Beleskey ready to 'stick with his game' coming off down season with Bruins


Beleskey ready to 'stick with his game' coming off down season with Bruins

BRIGHTON, Mass – At the end of a frustratingly tough season last spring, it was obvious to Matt Beleskey he needed to make some changes.

So the hard-nosed winger did something about it. Beleskey stuck around Boston for most of the summer offseason, worked out with the Bruins training staff and has now put himself in the best position to bounce back from a truly disappointing second campaign with the Bruins. Beleskey has dropped a few pounds after never really getting up to speed last season through injuries and inconsistency, and fully acknowledges he’s trying to keep up with the ever-growing speed within the NHL just like everybody else.

“I tried to change a lot of aspects in my training. I tried some new stuff with my diet and I hope it’s going to pay off here. Nutrition-wise I just tried to simplify what I eat and really stick with it. Seven or eight years ago you might have needed a couple of extra pounds, but not anymore,” said Beleskey. “The team showed confidence in me this summer, so I just need to repay that confidence and keep working hard.

“I talked to Don Sweeney and they made a commitment to me just like I made a commitment to this city here. They stuck with it. I don’t know if that was their plan all the time, but that’s the way it worked out. We’re happy to be here.”

It’s not to say that the 29-year-old isn’t going to stray too far away from the physicality and hard-hitting that’s always been a staple of his game. Clearly, Beleskey knows it simply comes down to being better than he was last season when he finished with three goals and eight points in 49 games, or he might not be in Boston much longer. The Bruins left Beleskey unprotected in the expansion draft and the trade rumors were certainly out there last spring prior to the trade deadline, but for now the former Anaheim Ducks grinder gets another chance in Boston.

Certainly nothing is going to be handed to Beleskey despite his contract and 10-year career in the NHL, and he’ll be in direct competition with young forward prospects like Jake DeBrusk, Danton Heinen and Anders Bjork that are coming up through the ranks.

It’s simply about turning things around and posting something a lot closer to the 15 goals and 37 points that he posted in his first season in Boston when he provided an effective mix of punishing hits and solid secondary offense.

“It’s not what I wanted last year and I’m really ready to get things going,” said Beleskey, who still has three years remaining on his contract at $3.8 million per season. “I just need to have some confidence and stick with my game. I don’t think you lose your hockey-playing ability in one year. I came off the best year of my hockey career the year before, so I just need to get some bounces, use my confidence and skill and work hard. It’s the first I really experienced [a down season], so I just need to keep working through it.”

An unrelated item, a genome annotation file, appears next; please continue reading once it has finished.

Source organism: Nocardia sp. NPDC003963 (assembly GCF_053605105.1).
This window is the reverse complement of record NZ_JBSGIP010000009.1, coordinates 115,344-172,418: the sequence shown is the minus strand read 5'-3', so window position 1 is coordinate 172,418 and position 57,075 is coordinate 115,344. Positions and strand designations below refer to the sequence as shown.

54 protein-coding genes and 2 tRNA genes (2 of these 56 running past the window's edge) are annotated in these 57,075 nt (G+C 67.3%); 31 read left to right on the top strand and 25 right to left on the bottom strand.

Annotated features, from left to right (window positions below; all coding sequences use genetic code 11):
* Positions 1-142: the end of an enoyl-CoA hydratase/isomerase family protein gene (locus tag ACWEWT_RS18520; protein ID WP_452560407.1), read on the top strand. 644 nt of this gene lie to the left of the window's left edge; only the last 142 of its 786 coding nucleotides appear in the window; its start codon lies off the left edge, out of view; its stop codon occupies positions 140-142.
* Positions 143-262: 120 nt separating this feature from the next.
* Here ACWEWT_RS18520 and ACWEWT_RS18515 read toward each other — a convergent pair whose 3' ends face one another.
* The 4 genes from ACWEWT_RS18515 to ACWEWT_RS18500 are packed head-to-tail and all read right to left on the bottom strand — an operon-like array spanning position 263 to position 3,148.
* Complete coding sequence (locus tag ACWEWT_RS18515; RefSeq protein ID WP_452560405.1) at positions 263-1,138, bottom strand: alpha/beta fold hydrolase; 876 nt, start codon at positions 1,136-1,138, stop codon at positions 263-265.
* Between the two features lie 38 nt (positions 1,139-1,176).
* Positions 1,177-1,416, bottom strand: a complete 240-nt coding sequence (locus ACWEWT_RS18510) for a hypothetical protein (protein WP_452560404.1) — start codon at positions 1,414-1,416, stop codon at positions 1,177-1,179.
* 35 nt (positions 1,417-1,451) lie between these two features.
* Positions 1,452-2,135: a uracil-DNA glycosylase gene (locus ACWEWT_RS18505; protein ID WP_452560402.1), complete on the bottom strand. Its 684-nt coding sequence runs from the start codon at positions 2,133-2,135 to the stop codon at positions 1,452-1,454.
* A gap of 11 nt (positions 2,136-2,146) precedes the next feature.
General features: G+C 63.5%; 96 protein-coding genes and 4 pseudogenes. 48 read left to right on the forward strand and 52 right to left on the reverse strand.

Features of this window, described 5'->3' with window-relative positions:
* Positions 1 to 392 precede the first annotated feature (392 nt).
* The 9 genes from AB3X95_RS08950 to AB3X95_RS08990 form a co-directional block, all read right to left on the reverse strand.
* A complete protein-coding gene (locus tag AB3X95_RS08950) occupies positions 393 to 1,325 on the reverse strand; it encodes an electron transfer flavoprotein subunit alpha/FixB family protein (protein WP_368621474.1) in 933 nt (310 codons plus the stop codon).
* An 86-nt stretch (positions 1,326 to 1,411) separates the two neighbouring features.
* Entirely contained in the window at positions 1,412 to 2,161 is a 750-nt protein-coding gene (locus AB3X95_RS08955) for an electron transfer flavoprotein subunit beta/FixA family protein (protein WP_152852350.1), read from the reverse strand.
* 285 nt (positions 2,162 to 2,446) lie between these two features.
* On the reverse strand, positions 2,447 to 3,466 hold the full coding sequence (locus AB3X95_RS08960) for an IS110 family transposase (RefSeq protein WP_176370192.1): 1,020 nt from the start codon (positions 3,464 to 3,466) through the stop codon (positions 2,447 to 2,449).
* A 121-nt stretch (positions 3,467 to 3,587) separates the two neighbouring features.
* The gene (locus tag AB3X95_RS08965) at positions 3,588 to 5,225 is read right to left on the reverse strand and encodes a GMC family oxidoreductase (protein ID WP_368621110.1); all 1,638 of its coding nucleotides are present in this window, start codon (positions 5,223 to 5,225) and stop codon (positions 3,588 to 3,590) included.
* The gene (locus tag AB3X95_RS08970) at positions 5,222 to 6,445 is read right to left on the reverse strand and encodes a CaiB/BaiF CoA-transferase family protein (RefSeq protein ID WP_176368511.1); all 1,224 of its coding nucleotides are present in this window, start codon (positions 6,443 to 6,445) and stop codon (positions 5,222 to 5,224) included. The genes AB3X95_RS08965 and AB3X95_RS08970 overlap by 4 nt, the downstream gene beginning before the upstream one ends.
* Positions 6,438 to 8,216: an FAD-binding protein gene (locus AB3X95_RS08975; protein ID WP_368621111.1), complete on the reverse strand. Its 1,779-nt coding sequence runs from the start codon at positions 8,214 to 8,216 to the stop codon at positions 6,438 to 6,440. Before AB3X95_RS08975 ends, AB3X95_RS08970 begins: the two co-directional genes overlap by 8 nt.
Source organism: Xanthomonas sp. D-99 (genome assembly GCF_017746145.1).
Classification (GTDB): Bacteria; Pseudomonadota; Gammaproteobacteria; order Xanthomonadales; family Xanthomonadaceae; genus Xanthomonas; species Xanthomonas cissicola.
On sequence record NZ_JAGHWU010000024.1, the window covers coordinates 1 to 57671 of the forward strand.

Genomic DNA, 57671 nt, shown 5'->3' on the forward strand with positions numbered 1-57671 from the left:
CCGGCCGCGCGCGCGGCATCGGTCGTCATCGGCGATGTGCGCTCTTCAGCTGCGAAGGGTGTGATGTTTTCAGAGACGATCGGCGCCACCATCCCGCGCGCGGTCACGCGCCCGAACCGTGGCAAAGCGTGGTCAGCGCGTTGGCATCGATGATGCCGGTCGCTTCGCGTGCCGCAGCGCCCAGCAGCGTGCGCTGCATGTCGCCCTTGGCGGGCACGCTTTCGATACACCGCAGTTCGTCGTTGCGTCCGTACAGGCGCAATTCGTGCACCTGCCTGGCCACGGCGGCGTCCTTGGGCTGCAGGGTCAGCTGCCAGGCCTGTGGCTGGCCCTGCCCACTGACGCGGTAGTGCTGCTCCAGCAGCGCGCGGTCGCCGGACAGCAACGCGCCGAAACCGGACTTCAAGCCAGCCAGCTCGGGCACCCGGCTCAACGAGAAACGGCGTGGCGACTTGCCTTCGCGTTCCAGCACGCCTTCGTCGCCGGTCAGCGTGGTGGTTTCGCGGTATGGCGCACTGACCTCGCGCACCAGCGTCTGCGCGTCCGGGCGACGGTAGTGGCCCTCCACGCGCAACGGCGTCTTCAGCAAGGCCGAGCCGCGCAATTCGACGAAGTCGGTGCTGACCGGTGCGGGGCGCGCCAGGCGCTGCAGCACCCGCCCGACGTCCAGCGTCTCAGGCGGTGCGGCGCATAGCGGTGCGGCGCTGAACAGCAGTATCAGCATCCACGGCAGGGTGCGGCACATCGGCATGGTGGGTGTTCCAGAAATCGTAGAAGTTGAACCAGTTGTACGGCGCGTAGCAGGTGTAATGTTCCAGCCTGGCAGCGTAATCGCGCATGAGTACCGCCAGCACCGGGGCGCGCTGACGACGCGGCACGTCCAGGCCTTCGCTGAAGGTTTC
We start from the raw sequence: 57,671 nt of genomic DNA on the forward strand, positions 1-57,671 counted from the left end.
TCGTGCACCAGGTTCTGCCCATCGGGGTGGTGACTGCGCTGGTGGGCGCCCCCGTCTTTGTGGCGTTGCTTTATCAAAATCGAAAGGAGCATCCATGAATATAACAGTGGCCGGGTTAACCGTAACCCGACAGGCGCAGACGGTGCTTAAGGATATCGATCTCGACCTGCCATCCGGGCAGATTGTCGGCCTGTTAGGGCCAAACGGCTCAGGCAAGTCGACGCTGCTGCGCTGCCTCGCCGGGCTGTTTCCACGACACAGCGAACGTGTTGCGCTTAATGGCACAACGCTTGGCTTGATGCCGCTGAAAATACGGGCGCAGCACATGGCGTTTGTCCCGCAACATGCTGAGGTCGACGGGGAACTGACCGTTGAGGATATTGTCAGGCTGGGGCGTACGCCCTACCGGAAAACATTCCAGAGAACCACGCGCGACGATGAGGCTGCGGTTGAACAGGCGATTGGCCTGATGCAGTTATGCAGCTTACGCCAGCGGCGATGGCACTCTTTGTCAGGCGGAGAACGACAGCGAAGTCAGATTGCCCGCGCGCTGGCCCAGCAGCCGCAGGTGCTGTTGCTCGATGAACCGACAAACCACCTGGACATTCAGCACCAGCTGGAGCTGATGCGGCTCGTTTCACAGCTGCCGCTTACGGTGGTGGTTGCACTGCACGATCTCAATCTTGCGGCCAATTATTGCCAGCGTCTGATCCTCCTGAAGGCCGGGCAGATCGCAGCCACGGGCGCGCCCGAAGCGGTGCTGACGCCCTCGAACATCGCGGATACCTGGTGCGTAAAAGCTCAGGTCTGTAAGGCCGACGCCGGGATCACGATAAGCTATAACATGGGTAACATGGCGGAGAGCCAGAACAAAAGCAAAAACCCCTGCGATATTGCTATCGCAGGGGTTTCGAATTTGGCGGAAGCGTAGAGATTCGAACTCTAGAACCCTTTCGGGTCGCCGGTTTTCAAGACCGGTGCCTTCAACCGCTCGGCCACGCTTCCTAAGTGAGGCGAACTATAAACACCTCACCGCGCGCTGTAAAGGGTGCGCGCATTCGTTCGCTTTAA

The belief at this address is that a knee injury and perhaps a touch of complacency really buried Beleskey last season after a solid first year in Boston. There isn’t likely to be a repeat of that from a proud, fiery competitor that’s still on the right side of 30 years old, and instead last season should look more like an outlier lost season once Beleskey gets it going this year. If that’s the case then the Bruins will simply have another hard-working, hard-to-play-against veteran on a Boston roster that is going to skew very, very young this season. 

Morning Skate: 'After Hours'? Injured Jagr is open


Morning Skate: 'After Hours'? Injured Jagr is open

Here are all the links from around the hockey world, and what I’m reading, while wondering if it shouldn’t be more of an issue that potential Red Sox manager Alex Cora was good buddies with Dustin Pedroia when the two played together in Boston.

*Jaromir Jagr suffers a lower-body injury and then goes on Hockey Night in Canada’s “After Hours” program to show once again how wonderful it is to be “The Jagr.”

*The Ottawa Senators get Erik Karlsson back this week, but now they’ve lost power forward Bobby Ryan for a month with a broken finger.

*The Montreal Canadiens are getting exposed for the very flawed team that they are during a brutal start to the 2017-18 season.

*Keep an eye out on the Los Angeles Kings now that they’ve suffered an injury with Jeff Carter and do appear to be in the running for the playoffs this season.

*New Jersey Devils fans help a singer belt out the national anthem after there might have been a case of forgetting the words.

*Doug Gilmour might not have always enjoyed the prying eyes while playing in Toronto, a case that gives you an idea what it’s like to be a pro hockey player in a market like Toronto where everybody knows your name.

*For something completely different: There’s no doubting that Aaron Judge has brought life and energy back to the Yankees and that’s something that’s very good for baseball.


Brutal loss shows Bruins reaching their limit for injuries


Brutal loss shows Bruins reaching their limit for injuries

BOSTON – It feels like the Bruins might finally be hitting their critical mass with all of the injuries in the first few weeks of the season.